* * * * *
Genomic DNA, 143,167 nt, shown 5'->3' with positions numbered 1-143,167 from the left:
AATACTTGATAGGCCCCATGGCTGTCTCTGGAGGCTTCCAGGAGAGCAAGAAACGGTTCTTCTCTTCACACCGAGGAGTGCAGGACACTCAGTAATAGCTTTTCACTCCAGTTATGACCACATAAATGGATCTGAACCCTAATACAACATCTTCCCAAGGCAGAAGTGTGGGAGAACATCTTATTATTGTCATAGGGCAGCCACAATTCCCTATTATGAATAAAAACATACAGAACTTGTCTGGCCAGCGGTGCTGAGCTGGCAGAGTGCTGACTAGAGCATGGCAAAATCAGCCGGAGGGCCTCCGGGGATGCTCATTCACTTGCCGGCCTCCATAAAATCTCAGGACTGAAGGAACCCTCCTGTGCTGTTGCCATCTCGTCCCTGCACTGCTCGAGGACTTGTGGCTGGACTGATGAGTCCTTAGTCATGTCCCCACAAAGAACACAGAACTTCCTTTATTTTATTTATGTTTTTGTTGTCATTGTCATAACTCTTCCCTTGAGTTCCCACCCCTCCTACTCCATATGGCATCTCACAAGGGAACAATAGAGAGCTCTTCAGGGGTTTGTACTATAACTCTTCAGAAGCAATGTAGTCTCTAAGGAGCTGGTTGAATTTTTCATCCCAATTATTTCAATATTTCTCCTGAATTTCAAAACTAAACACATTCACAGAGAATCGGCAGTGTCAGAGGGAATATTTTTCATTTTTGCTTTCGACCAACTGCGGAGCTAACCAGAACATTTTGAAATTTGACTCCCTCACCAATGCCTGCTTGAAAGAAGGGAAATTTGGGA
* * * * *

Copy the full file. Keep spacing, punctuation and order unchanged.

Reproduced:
Genomic DNA, 143,167 nt, shown 5'->3' with positions numbered 1-143,167 from the left:
AATACTTGATAGGCCCCATGGCTGTCTCTGGAGGCTTCCAGGAGAGCAAGAAACGGTTCTTCTCTTCACACCGAGGAGTGCAGGACACTCAGTAATAGCTTTTCACTCCAGTTATGACCACATAAATGGATCTGAACCCTAATACAACATCTTCCCAAGGCAGAAGTGTGGGAGAACATCTTATTATTGTCATAGGGCAGCCACAATTCCCTATTATGAATAAAAACATACAGAACTTGTCTGGCCAGCGGTGCTGAGCTGGCAGAGTGCTGACTAGAGCATGGCAAAATCAGCCGGAGGGCCTCCGGGGATGCTCATTCACTTGCCGGCCTCCATAAAATCTCAGGACTGAAGGAACCCTCCTGTGCTGTTGCCATCTCGTCCCTGCACTGCTCGAGGACTTGTGGCTGGACTGATGAGTCCTTAGTCATGTCCCCACAAAGAACACAGAACTTCCTTTATTTTATTTATGTTTTTGTTGTCATTGTCATAACTCTTCCCTTGAGTTCCCACCCCTCCTACTCCATATGGCATCTCACAAGGGAACAATAGAGAGCTCTTCAGGGGTTTGTACTATAACTCTTCAGAAGCAATGTAGTCTCTAAGGAGCTGGTTGAATTTTTCATCCCAATTATTTCAATATTTCTCCTGAATTTCAAAACTAAACACATTCACAGAGAATCGGCAGTGTCAGAGGGAATATTTTTCATTTTTGCTTTCGACCAACTGCGGAGCTAACCAGAACATTTTGAAATTTGACTCCCTCACCAATGCCTGCTTGAAAGAAGGGAAATTTGGGA